Its that time of year when the frost has descended and we need to take steps to protect our plants. Cold weather, particularly frost, causes the water in plant cells to freeze, damaging the cell wall. Frost-damaged plants are easy to spot, their growth becomes limp, blackened and distorted. Evergreen plants often turn brown and the leaves of tender plants take on a translucent appearance. Frost problems are often made worse where plants face the morning sun, as this causes them to defrost quickly, rupturing their cell walls.

hung-living-room-plants-designPrevention is far better than cure, so try to minimise the damaging effects of cold on your plants. The first and easiest solution to the cold, is to simply remove your plants from the low temperatures. If you have any potted plants or hanging baskets outdoors, bring them inside your home. Even a move to the garage or a sun room will be beneficial, as this will still increase the temperature by at least 10 °F (−12 °C). If you’re able to, the best solution is to place your plants around the interior of your home as decoration. They’ll get the heat they need without cluttering your extra space.

Make sure tender specimens are planted in a sheltered spot, under large trees and shrubs or against walls, give them some heat and protection during the winter. You can also apply some mulch. Mulch acts as an insulator, holding in heat and moisture in the soil. It is used to protect the root systems of your plants from cold temperatures. Sometimes the cold temperature is not what damages the plant, but rather the freeze/thaw cycle affecting the soil and causing it to “heave” the plant. Similarly, the cold soil can prevent water from easily being drawn up from the plant. Regardless of the reason, applying a layer 2–3 inches thick of mulch will help prevent these problems.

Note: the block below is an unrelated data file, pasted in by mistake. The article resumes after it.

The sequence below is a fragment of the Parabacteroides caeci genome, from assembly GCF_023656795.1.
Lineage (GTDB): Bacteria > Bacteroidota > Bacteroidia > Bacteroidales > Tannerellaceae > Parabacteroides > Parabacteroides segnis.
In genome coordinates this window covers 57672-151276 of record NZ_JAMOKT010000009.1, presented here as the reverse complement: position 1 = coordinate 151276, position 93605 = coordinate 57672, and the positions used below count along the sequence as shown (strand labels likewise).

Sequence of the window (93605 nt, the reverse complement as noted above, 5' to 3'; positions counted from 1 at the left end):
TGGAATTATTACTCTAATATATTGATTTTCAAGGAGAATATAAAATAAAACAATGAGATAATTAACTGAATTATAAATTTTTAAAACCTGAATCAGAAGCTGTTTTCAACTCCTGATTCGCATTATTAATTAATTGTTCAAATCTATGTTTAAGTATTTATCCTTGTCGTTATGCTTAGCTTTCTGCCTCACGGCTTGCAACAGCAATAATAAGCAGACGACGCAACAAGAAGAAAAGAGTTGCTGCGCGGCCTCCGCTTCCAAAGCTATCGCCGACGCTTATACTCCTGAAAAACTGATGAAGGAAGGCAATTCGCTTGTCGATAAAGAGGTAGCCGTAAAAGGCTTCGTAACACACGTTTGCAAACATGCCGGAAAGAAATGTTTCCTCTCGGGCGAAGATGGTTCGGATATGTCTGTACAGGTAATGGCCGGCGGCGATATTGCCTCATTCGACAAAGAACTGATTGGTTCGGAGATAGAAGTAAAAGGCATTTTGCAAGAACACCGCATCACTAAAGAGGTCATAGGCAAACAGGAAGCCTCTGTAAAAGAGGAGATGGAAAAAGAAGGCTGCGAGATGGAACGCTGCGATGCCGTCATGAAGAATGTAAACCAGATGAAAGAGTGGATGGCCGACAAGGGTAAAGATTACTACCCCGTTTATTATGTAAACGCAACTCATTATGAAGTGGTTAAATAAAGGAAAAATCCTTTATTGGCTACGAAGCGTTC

watering-wandAnother great tip is to heavily water the soil around your plants prior to a very cold night or freeze. The soil will trap the heat better wet than when it is dry, and evaporate slowly which warms the air around the plants. Don’t do this if you expect a hard freeze though, since it could backfire, but to protect against a little frost, a generous watering can help to retain some of the day’s heat into the night.

If you’re undergoing a bout of extremely cold weather that your plants won’t be able to survive,041070048-02_xlg you can help them out by giving them a heat source. Either cover them with a plastic tarp or a blanket or build a makeshift greenhouse and then place the heat source inside.

Other possible heat sources include christmas lights or a 100 watt light bulb; these aren’t so hot as to damage the plants, but are warm enough to increase their temperature. Don’t place the heat source in direct contact with your plants; move it away slightly so that it increases the temperature without burning the plants.


Finally, choose plants that are suited to your climate. This is the simplest, lowest-effort choice. Some plants may die back, lose their leaves, or otherwise go dormant in winter, but if you take the time to know the plants that are well adapted to your climate, you’ll be able to handle them more efficiently.